Captivating Cult Cabernets

Cult Cabernets are, for some, the “holy grail” of wine. They are surely the highest rated wines in the entire country – and certainly the most expensive. These are rare liquid treasures that have redefined hedonism in the wine industry. They are made of “unobtain-ium,” but I had the great fortune to attend a copious tasting of more than 50 wines from all over the world that included many of these enchanting gems at a beautiful private residence overlooking the Waialae Golf Course. And as you might imagine, I can still taste these wines in my mind.

I had great expectations and I was giddy just knowing I was invited to such an awesome tasting. The highlights were many – in fact, too many to name. A bottle of Krug Rose Champagne was sheer beauty, 2005 Peter Micheal “Cuvee Indigene” Chardonnay was perhaps one of the best California Chardonnays I have tasted this year, matched only by the elegance and complexity of 1996 Joseph Drouhin Marquis de Laguiche Montrachet. Red Burgundy was well-represented by a pair of Leroy wines: 1999 Beaune Premier Cru “Les Marcon-nets,” which was still wonderfully youthful with plenty of energetic life ahead of it, and 1966 Pommard “Grands Epenots,” which exhibited all the earth and complexity of “old” Burgundy.

But even beyond that, the real stars of the tasting were the “Cult Cabernets.” These highly touted wines of minuscule production really stole the show. The 2002 Araujo Cabernet Sauvignon Eisele Vineyard from the Eisele Vineyard in Calistoga was the epitome of power and elegance combined. It has a lovely complexity of aromas, but not overly jammy as some can be. On the palate it has a tone of Bordeaux with balance and length of flavor that is purely exciting.

One of my notes for the 2004 Bryant Family Cabernet Sauvignon from Pritchard Hill says “brilliant,” which is exactly what it was. The nose is so potent with pomegranate, cassis, almost liqueur-like with a hint of anise and spices. The texture of this wine was beguiling, like liquid velvet with a sweet fruit finish. If this wine doesn’t stun you, you have to wake up!

There was a trio of heavy hitters from Colgin Cellars. The 2000 Herb Lamb Vineyard Cabernet Sauvignon was pure blueberry preserve with a touch of mocha and vanilla intertwined. It seduces the palate with fine tannin and an elegance that I found unique amongst the trio. The Cariad from Colgin Cellars is a delicious Bordeaux blend of Cabernet Sauvignon, Merlot, Cabernet Franc and Petit Verdot. I preferred the 2003 to the 2004 as it had a deeper and more complex aroma with a riper structure. Both will age gracefully, but with the 2003 hitting higher heights in the long run.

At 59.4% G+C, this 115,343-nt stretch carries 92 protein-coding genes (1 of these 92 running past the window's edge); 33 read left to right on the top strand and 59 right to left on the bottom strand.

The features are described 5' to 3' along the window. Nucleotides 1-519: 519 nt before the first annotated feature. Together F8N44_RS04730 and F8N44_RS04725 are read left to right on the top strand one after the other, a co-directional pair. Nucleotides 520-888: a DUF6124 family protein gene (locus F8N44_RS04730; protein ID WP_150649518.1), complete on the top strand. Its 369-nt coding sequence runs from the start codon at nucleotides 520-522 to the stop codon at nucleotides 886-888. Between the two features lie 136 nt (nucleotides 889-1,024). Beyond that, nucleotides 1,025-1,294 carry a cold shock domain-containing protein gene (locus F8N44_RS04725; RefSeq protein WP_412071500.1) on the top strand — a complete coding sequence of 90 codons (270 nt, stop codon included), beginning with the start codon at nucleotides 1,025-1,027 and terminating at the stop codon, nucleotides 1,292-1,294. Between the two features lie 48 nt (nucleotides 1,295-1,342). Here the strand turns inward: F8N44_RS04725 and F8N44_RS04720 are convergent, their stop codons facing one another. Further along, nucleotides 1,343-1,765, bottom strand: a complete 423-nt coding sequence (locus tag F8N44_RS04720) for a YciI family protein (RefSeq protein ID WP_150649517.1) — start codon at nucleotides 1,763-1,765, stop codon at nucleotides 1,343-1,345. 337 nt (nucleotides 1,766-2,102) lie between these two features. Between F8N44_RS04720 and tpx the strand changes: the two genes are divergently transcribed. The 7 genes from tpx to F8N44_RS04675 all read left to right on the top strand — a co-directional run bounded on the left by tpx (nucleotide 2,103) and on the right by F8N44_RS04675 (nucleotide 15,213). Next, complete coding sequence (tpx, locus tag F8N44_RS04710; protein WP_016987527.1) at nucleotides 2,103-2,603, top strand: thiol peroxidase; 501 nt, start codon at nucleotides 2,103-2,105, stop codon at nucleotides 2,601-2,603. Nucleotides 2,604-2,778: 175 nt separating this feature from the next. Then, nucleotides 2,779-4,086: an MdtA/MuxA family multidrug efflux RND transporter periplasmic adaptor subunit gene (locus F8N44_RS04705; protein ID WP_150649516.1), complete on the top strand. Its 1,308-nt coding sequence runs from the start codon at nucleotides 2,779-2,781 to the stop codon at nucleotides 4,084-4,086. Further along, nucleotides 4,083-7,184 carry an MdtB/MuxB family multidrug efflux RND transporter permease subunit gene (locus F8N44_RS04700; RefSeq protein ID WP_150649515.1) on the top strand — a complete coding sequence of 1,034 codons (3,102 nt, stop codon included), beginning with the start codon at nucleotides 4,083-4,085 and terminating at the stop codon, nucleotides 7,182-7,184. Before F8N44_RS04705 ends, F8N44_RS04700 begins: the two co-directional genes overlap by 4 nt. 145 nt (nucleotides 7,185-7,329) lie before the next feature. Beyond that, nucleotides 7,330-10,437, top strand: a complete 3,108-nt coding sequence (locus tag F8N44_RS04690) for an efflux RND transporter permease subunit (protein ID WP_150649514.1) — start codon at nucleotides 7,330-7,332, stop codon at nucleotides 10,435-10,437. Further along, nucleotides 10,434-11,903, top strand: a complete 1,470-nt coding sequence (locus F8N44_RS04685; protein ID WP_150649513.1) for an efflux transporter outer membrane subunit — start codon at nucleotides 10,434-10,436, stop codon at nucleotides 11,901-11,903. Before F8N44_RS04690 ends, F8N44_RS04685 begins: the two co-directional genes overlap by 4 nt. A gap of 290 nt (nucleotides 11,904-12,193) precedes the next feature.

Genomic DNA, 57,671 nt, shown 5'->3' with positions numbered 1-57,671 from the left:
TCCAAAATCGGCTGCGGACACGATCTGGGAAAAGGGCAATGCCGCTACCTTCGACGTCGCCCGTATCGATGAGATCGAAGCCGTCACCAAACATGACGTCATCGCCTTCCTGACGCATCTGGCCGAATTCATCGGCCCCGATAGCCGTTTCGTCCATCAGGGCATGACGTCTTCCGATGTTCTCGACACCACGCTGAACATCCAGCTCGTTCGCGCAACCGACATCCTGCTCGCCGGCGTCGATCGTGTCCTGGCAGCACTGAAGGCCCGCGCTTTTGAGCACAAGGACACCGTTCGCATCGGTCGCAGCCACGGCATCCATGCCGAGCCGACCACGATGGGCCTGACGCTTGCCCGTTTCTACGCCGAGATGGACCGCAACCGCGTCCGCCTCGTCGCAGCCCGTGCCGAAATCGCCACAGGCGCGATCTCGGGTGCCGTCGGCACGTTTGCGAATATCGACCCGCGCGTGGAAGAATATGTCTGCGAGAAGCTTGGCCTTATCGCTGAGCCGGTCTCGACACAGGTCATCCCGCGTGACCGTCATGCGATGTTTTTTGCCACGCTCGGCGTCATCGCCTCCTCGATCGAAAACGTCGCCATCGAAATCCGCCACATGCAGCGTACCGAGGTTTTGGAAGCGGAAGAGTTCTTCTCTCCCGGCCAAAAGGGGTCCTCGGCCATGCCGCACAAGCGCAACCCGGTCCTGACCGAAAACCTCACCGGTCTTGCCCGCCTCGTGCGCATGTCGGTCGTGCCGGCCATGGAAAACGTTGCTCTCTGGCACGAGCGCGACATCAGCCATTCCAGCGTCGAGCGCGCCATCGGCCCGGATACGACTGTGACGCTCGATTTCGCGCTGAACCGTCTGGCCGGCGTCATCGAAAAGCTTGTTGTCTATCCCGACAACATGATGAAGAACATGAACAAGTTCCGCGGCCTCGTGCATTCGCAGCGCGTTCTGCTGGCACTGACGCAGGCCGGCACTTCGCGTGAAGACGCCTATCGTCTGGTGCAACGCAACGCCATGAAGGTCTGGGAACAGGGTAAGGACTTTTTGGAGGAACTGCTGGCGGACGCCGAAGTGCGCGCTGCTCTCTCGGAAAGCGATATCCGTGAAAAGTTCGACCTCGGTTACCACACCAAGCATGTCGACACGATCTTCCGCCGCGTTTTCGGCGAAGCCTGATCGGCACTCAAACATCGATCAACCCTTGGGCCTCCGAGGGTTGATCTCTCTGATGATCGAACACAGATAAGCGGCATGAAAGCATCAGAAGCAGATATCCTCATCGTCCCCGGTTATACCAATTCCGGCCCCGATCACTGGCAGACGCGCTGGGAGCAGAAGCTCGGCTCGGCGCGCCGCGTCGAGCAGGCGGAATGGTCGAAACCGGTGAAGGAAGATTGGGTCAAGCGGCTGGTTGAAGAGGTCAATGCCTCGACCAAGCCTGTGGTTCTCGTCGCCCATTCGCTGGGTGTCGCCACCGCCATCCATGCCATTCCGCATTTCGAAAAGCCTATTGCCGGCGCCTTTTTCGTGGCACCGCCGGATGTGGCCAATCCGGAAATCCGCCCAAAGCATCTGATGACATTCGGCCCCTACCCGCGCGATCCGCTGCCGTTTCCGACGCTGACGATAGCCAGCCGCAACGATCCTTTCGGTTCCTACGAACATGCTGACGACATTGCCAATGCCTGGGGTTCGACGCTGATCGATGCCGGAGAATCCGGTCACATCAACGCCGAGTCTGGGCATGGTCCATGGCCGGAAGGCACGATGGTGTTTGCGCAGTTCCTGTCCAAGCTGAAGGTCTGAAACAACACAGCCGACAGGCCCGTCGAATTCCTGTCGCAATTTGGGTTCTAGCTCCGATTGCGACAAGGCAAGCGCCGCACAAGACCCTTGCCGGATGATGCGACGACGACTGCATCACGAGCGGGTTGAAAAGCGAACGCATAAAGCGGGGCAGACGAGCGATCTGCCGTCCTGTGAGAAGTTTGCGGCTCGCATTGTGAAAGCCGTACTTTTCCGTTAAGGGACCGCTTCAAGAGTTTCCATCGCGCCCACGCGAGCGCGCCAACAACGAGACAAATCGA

Perhaps the name that conjures more expectations than any other is Harlan Estate. The 2003 version is massive with a double portion of black fruits both preserved and dry with an inky and palate-staining flavor. It clings to your senses with a penetrating intensity that few wines possess. Yet, for all its size, it has balance.

The 2005 Grace Family Vineyards Cabernet Sauvignon was perhaps the most laid back of these Cult Cabs. It is welcoming with an almost floral note of violets, dried black fruit and a suggestion of earth. It sits amply on the palate with a big dollop of vanillin on the extended finish that keeps you coming back for more.

One of the “newer” Cult wines was the 2004 Merus Cabernet Sauvignon. This wine is over the top with huge jammy aromas and flavors that are nothing short of impressive.

But not to be outdone, the 2001 Abreu Madrona Ranch Cabernet Sauvignon had a rock star nose of overripe fruit and sweet cedar, tobacco and vanillin. This is a wine on steroids with port-like, gargantuan texture – bombastic, to say the least.

This tasting should have been named “shock and awe” as the wines went off like fireworks. It is a real pleasure for those privileged enough to attend such tastings. If you love explosive flavors in hedonistic quantities, these are the wines you should not do without. r

Roberto Viernes is a master sommelier.

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